The scarab beetle was an exceedingly popular symbol in the art of Ancient Egypt, thought to represent the sun god, Ra. The Ancient Egyptians believed that the scarab beetle rolling its ball of dung across the desert mirrored the journey of the sun across the sky from day to night. As the beetle laid its eggs within the dung, it became a symbol of rebirth and regeneration.
The Egyptian god Heh, normally depicted as either a human or with a frog head, was the god of infinity and time. He was commonly depicted kneeling on one knee, with his arms bent and extended outwards holding palm branches. This represented the number one million, which to the Ancient Egyptians was synonymous with infinity. The palm branches were tools used in temples to record the passing of time. Heh was one of the primordial gods of the Ogdoad, the Eightfold, which was comprised of four frog gods and four snake goddesses of chaos. They were worshipped at Hermopolis. They were organised in partnerships of male and female counterparts and their coming together initiated the rising of the sun. Heh was often depicted holding an ‘ankh’ or with the sign close by. Scarabs with the god depicted were used to denote ‘a million years of life’.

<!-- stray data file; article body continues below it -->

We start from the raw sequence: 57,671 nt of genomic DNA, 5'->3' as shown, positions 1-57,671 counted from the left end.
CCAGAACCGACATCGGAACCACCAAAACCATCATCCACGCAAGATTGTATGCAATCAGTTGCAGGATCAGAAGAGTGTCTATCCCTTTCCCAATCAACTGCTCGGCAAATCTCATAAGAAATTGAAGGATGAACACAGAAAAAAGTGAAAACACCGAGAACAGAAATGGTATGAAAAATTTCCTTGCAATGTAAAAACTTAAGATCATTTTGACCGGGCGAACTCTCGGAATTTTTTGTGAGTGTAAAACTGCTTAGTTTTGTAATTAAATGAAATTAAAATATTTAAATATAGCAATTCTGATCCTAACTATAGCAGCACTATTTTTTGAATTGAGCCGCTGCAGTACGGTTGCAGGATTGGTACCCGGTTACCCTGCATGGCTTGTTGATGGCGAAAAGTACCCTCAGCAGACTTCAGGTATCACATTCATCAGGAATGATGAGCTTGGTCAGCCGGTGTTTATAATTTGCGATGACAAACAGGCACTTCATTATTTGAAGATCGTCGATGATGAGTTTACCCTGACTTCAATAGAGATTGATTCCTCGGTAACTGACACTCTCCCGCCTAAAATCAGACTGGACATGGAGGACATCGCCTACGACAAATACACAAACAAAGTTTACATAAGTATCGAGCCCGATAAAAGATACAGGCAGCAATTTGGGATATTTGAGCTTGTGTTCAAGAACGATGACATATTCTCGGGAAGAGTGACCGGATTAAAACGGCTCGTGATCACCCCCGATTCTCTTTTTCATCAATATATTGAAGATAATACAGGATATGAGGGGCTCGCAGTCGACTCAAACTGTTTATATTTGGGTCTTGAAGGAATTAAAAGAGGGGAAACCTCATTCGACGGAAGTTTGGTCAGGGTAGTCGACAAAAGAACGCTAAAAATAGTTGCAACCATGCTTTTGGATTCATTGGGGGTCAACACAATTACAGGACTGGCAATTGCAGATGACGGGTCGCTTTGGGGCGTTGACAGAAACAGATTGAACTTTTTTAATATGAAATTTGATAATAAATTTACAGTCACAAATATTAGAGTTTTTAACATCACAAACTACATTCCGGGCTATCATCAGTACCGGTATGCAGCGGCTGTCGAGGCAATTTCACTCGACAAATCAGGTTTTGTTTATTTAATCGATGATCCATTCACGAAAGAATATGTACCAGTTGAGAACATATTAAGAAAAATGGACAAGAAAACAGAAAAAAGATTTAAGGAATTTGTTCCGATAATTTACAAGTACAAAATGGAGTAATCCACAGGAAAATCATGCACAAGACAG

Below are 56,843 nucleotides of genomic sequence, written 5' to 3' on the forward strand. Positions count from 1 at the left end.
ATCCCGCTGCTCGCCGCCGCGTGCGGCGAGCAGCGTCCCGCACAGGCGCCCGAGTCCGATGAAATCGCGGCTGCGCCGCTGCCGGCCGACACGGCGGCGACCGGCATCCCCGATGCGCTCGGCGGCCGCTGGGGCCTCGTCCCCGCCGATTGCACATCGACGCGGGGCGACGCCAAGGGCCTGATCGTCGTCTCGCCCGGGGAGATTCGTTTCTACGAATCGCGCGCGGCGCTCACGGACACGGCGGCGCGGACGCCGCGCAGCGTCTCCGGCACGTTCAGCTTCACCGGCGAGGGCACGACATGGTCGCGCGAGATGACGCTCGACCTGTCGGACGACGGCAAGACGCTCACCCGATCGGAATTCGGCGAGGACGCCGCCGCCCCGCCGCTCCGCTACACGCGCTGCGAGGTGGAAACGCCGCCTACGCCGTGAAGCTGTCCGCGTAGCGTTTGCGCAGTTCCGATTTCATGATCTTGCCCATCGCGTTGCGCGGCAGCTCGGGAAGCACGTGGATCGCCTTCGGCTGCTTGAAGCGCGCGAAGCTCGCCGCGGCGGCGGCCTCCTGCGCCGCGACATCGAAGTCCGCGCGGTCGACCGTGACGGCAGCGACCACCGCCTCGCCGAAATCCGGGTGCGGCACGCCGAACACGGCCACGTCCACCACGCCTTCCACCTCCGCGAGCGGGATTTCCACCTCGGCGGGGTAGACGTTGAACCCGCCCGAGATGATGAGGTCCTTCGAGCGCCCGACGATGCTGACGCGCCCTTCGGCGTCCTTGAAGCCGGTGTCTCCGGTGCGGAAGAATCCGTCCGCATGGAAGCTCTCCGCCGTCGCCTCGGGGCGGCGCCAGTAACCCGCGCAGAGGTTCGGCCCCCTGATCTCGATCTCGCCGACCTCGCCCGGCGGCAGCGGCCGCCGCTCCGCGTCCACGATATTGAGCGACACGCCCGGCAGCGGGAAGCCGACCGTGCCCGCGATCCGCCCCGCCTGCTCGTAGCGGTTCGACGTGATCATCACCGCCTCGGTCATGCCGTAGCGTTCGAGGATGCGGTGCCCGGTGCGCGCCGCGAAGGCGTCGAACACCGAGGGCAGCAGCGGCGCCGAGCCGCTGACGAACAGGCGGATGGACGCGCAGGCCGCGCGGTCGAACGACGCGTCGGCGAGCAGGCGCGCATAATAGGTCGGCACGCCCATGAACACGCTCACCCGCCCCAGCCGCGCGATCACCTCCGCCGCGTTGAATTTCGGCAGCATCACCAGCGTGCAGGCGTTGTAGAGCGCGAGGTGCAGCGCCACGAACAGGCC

To find out more about Ancient Egyptian amulets please see our relevant blog post: Egyptian Amulets and their Meanings.